As electronics become smaller and more powerful, physical objects around us are getting smarter. They are also getting connected. That, however, does not change the fact that when you buy a physical object, it needs to be delivered. It is still a “thing,” not a stream of bytes, and despite recent advances in logistic systems, they are still quite inefficient, fragmented, and environmentally unsustainable.
The Internet is built on shared infrastructure and open protocols; it allows data to be sent to any part of the globe in a standard and universal manner. Trucks and containers, on the other hand, belong to different companies, are registered in different countries, and are often filled with empty air. The same is true for distribution centers that have a big redundant capacity and are not shared outside of their corporate entity.
To solve these logistical challenges, researchers from Laval University in Quebec want to apply principles of open Internet Protocols to the delivery of physical goods. They want to create “Physical Internet“— a physical delivery network based on open standards that is as efficient in moving physical objects as the Internet is in moving digital bits.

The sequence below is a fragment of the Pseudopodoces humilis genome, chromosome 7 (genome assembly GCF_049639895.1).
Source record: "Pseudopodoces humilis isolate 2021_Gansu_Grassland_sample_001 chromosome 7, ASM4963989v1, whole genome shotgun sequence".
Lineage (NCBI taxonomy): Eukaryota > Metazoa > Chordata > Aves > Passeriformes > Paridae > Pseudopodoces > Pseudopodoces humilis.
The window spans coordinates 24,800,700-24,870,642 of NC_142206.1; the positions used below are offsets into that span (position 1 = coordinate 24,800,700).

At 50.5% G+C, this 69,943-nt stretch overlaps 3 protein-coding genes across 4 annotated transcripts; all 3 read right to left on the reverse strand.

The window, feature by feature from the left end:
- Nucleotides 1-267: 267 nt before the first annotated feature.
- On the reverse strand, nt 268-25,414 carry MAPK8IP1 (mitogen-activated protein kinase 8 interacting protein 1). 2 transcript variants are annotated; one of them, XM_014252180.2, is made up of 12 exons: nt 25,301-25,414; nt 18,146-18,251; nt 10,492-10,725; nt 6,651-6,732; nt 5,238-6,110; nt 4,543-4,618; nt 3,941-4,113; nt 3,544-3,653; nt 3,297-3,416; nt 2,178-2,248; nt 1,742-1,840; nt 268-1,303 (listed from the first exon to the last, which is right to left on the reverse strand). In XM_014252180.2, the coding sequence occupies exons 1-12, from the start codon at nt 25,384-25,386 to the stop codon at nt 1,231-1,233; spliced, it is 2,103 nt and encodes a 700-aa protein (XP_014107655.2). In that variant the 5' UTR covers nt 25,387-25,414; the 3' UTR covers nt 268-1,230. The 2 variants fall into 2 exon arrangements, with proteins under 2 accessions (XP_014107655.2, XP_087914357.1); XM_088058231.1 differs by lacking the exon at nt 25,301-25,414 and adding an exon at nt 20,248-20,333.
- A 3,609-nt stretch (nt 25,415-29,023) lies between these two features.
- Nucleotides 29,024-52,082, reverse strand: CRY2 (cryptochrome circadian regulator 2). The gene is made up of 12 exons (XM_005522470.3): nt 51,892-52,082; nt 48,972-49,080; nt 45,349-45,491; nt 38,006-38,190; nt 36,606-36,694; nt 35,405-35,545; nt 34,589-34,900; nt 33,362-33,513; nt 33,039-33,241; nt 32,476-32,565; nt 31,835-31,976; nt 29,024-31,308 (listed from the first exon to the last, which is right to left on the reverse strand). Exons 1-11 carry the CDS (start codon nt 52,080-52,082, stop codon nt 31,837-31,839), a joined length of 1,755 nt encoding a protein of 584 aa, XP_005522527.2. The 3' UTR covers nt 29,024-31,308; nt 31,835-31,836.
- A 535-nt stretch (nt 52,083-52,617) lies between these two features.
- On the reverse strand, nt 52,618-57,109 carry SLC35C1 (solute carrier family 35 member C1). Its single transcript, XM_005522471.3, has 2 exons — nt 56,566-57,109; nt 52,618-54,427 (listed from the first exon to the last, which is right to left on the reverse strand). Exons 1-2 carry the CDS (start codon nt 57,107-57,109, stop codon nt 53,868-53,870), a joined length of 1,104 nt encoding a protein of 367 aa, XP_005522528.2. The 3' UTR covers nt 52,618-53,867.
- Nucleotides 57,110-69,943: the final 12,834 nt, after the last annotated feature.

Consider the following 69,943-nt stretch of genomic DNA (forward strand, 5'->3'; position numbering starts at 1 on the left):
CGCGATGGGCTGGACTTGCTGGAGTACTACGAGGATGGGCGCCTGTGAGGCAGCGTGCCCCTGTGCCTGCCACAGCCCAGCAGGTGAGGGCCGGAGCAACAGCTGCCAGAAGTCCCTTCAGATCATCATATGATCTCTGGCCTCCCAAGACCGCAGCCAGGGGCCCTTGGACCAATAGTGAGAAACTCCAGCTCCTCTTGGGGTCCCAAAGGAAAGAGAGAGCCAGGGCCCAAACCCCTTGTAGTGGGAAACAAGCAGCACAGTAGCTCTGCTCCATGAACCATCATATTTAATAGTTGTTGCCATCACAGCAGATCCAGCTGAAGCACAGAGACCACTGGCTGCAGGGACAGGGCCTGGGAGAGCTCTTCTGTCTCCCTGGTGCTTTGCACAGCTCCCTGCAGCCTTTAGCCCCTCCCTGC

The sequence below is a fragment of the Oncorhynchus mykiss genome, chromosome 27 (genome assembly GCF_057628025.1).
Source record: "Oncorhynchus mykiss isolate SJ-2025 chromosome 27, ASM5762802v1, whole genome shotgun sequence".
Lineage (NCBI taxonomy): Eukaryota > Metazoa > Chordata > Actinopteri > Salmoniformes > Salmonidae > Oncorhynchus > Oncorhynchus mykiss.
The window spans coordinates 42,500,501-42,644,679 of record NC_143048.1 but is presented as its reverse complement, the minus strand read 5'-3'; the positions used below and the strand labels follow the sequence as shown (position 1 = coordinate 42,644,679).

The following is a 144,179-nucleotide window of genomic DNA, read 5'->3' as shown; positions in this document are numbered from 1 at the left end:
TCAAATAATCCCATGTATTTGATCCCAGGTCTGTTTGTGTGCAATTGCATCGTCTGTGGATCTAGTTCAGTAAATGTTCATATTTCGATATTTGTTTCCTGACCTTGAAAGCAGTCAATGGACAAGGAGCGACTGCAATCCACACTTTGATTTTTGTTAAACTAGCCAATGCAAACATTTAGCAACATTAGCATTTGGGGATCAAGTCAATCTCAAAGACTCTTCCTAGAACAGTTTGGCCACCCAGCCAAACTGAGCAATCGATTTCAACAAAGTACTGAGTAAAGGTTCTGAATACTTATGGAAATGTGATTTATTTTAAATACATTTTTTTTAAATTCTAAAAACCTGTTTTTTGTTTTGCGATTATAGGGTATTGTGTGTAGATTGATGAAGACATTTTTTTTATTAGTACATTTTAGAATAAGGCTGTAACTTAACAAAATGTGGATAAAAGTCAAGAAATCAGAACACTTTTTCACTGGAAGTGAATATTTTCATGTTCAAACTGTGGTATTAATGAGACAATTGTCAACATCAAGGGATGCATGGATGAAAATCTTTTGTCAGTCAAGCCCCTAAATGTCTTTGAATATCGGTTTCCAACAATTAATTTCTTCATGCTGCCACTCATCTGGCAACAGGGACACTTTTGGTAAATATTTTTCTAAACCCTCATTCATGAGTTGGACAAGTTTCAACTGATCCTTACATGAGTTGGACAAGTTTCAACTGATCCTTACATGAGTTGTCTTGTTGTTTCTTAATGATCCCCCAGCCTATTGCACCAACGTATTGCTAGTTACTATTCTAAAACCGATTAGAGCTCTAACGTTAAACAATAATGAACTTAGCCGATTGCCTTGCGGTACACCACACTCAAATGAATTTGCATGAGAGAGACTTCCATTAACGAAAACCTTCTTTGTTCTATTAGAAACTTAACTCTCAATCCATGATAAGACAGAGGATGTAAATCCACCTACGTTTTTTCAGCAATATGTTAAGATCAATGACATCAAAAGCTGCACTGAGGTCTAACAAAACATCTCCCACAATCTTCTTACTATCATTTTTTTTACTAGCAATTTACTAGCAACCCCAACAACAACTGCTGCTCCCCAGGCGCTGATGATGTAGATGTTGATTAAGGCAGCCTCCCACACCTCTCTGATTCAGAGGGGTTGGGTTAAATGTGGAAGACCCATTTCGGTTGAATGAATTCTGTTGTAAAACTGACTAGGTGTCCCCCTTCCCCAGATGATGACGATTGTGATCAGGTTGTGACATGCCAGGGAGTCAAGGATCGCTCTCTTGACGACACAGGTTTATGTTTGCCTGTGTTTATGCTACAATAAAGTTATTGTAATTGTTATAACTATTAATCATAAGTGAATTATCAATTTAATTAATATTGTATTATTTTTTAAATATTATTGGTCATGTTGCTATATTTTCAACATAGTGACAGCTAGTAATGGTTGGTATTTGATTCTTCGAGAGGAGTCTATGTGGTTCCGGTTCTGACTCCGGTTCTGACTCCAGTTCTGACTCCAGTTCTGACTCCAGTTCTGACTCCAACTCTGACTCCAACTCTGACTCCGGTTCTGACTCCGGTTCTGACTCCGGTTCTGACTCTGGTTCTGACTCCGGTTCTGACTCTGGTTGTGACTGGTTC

The Physical Internet initiative is planning to improve logistics by enabling open collaboration and sharing logistics and transportation resources between different organizations, even if they are competitors.
This idea is mind-blowing. Just think about how the delivery of physical goods can change if all companies will connect their distribution centers and truck fleet in a standard way? With standard protocol to drop and pick up goods in hubs like distribution centers, the speed of package delivery won’t be limited by a single driver who is driving a car from New York City to Los Angeles and needs to stop several times for sleep and rest.
Add to this a smart tag on a package that knows the destination address, multiply by self-driving cars, and we are looking at a revolution in how physical objects are handled, moved, stored, and supplied.
CEO of Matternet, Andreas Raptopoulos, is pushing to take the idea of an Internet-like delivery system even further. Matternet is a California-based startup and is working on a drone-based, fully automated delivery system that operates without roads.
It uses a network of ground stations, equivalent to Internet hubs, to automatically move packages from one station to another. The routing software takes care of delivering packages to their destinations.
Conceptual drawing of a Physical Internet hub from kevingue.wordpress.com